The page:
2. Control Issues for Hypersonic Vehicles

The basic configuration of hypersonic vehicle that will be considered is similar to NASP and X-30 proposed vehicles and is shown in the figure.

The main characteristic of this vehicle affecting the dynamics is the integrated fuselage and propulsion system. The fuselage is actually designed as part of the engine system by using the forebody as a compressor and the aftbody as an external nozzle. This design introduces a significant amount of coupling between the aerodynamics and propulsion dynamics. Firstly, the airflow through the compressor introduces a lift force and a nose-up pitch moment while the airflow through the external nozzle introduces a lift force and a nose-down pitch moment so variations in propulsion performance alter the aerodynamic characteristics. Conversely, any variation in angle of attack and sideslip affects the engine inlet conditions so the propulsion performance is altered by variations in aerodynamic characteristics. Also, change in pitch angle results in a change in thrust angle so there is an especially strong and fast coupling between pitch and propulsion.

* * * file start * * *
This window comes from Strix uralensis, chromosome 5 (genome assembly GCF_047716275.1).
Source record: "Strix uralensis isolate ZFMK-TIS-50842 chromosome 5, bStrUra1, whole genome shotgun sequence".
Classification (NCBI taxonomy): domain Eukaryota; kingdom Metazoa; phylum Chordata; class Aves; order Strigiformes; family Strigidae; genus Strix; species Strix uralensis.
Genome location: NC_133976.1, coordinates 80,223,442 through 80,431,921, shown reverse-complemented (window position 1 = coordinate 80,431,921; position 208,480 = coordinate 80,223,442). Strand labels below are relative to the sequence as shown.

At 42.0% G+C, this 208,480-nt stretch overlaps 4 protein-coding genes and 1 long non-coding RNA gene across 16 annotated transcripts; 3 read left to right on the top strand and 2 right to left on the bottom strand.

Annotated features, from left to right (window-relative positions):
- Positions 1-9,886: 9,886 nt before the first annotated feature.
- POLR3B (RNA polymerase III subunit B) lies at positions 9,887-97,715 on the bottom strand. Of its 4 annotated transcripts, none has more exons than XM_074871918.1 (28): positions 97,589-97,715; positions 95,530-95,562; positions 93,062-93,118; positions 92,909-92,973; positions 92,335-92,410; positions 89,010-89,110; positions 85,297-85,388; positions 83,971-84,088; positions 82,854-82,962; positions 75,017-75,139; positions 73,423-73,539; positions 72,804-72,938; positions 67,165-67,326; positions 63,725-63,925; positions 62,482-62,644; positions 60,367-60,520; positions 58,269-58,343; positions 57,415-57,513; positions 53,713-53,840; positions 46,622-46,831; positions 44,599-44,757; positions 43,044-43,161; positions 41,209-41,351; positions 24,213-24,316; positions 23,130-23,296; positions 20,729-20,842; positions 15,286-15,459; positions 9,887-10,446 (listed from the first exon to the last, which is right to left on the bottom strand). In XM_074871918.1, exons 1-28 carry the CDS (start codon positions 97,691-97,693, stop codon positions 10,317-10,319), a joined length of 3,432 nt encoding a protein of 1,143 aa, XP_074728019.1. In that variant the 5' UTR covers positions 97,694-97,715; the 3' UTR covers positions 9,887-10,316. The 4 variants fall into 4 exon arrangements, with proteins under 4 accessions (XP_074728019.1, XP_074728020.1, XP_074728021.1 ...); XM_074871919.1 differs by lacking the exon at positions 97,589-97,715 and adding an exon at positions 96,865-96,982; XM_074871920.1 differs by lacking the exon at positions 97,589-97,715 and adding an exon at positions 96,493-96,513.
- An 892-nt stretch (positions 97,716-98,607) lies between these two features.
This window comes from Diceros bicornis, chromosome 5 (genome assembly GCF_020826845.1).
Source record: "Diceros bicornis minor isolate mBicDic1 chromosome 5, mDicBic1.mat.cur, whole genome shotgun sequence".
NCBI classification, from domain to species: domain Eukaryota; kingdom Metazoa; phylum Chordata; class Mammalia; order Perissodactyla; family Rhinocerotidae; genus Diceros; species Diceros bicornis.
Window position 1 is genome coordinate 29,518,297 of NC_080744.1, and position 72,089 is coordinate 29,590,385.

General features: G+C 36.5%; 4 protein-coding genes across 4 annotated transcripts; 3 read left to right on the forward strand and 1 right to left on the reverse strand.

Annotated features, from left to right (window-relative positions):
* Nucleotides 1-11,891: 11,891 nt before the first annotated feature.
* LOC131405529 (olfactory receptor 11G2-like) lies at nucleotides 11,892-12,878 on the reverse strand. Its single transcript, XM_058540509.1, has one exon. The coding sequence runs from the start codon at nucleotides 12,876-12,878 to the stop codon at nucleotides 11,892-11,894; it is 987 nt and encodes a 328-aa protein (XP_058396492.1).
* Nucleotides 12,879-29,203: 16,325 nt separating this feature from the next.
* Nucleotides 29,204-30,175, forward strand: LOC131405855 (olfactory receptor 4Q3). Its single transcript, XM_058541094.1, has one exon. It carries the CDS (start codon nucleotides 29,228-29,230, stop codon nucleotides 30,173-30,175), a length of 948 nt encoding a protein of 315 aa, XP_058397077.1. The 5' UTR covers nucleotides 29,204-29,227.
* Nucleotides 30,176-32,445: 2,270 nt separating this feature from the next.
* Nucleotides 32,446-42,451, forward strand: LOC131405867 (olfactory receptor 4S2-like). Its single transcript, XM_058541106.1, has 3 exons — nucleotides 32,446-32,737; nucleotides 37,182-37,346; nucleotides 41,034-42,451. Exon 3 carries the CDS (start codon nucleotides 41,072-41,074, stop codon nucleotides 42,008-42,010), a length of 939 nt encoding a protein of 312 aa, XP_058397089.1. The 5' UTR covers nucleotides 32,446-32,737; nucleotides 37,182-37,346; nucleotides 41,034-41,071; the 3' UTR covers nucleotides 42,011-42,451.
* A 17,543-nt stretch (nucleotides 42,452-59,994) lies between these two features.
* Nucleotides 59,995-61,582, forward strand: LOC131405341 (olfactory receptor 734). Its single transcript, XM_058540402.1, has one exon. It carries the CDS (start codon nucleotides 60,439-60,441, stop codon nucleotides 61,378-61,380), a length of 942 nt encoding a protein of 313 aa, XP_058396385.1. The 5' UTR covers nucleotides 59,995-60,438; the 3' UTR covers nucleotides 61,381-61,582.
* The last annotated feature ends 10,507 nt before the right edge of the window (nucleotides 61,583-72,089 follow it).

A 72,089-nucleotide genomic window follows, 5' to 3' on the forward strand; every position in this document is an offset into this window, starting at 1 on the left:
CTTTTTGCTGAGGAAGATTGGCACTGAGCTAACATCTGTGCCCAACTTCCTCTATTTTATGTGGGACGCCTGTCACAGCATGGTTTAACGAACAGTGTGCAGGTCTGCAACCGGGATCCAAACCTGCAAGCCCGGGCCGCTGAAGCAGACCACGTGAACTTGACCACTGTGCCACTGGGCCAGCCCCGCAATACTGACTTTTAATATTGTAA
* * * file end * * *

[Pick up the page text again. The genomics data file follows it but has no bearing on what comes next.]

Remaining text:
The vehicle can be controlled by commanded responses from the control surfaces and engine. The control surface commands include elevators for longitudinal control and rudders for lateral-directional control while the engine commands include diffuser area ratio and fuel flow rate. The coupling between the aerodynamics and propulsion systems introduces some redundancy among control effectors which can be exploited for control design.